Because we believe strongly in this mission, we support the expansion of MaineCare, which would provide needed medical and mental health care to nearly 70,000 Maine residents who currently do not have it.

We acknowledge that the increase in people covered will translate into more individuals seeking services, but the MaineCare reimbursement rate, with few exceptions, has always been less (sometimes significantly so) than private pay rates or private insurance rates. Thus, for many psychologists, taking on MaineCare clients is not a financially lucrative move but rather an acknowledgement that serving low-income and disabled individuals makes good, long-term economic sense not only for the clients but also for our state.

Providing early and preventive treatment can go a long way in avoiding acute and chronic hospital stays and is far more cost-effective.

Maine has always been at the forefront of the nation in providing quality care for its mentally ill residents. Our decision-makers have always understood that if you curtail access to services in the mental health arena, you will likely pay later in other sectors of society, such as Maine’s jails and prisons and in the educational system. We urge our legislators to continue this proud and sensible tradition and pass the MaineCare expansion.

Diane A. Tennies

President, Maine Psychological Association


Living in fear

With the legislative session well underway, we need to address the continuing discussion about expanding health care coverage to thousands of struggling Mainers. Many of these people are between the ages of 50 and 64 who have lost their jobs. Some may be working but still struggling without adequate coverage. The state needs to take action. If we can help hard-working Mainers get the health care coverage they need to get through tough times, then that is what the state should do.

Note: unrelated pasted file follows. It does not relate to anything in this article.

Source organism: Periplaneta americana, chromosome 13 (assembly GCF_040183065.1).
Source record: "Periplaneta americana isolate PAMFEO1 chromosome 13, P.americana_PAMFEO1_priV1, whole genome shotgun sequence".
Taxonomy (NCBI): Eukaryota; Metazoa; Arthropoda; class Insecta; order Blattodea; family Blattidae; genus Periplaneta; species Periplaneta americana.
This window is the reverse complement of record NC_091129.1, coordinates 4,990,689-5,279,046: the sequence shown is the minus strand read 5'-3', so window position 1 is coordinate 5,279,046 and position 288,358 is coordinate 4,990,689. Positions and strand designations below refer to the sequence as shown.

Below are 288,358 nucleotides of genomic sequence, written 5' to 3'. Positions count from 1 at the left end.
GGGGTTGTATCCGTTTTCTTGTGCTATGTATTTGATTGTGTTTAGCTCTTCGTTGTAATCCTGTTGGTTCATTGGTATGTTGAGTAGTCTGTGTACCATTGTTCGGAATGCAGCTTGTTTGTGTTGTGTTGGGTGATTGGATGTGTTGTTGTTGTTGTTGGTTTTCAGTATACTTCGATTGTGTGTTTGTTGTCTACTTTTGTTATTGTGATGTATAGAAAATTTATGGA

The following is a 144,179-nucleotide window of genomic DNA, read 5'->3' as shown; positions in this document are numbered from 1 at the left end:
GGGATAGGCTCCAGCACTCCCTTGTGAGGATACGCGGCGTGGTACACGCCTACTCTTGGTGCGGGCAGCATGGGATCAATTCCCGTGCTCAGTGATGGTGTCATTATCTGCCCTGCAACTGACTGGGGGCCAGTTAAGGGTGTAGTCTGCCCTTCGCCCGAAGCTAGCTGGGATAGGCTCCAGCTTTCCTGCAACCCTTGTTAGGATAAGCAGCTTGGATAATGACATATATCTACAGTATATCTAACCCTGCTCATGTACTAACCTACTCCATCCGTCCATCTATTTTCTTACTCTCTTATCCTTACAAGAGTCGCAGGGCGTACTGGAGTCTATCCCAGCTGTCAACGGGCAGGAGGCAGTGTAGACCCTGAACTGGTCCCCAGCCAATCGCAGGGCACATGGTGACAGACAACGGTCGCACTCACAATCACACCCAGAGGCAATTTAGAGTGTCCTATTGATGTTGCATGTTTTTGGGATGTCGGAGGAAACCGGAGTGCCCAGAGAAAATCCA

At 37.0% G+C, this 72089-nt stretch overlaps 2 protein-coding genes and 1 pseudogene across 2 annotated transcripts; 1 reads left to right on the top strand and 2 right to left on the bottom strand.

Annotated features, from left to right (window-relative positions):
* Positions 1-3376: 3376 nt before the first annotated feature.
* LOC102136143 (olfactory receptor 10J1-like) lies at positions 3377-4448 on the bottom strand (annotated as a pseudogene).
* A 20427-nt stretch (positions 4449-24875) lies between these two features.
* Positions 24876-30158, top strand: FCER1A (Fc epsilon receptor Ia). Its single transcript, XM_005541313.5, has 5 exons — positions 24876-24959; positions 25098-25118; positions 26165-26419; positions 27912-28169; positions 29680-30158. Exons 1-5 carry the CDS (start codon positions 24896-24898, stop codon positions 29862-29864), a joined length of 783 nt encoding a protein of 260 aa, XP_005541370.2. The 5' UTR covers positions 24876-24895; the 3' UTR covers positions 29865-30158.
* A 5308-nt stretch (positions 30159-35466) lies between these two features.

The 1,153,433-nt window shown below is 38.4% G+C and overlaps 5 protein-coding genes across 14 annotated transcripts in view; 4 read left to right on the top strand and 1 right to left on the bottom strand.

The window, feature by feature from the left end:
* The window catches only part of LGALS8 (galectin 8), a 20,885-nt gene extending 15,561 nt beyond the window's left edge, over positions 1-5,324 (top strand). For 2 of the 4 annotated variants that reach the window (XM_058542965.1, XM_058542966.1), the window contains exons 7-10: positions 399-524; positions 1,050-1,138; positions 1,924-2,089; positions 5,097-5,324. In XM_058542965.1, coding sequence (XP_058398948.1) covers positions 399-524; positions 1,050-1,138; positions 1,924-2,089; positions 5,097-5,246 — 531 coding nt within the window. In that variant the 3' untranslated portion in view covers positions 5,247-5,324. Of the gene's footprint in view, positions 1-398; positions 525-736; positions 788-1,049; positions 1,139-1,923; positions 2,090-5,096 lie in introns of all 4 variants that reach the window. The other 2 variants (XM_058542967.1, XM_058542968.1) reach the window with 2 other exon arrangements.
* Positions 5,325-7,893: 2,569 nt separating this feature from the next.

Expanding health care coverage will give people without insurance access to preventive care that can save lives. Expanding health care coverage will help thousands of 50- to 64-year-old Mainers, not yet eligible for Medicare, who have fallen into a coverage gap because they do not have access to subsidized coverage through the Affordable Care Act health exchanges.

Before the passage of the ACA, a loss of employer coverage was devastating for many 50-64-year-olds. On average, people over 50 have at least one chronic condition. Because of their age and health status, older adults often have trouble finding a plan that they can afford and one that meets their needs, especially with a pre-existing condition. The expanded health coverage will provide access to both primary and preventive care such as medical screenings and treatment for chronic diseases like cancer and heart disease.

It’s time to make a difference for Mainers who live in fear of getting sick because they cannot afford health care coverage. I strongly urge our elected leaders to work together to make the right decision in 2014 and accept the federal dollars already set aside for Maine.

Gail Maynard

AARP Maine Volunteer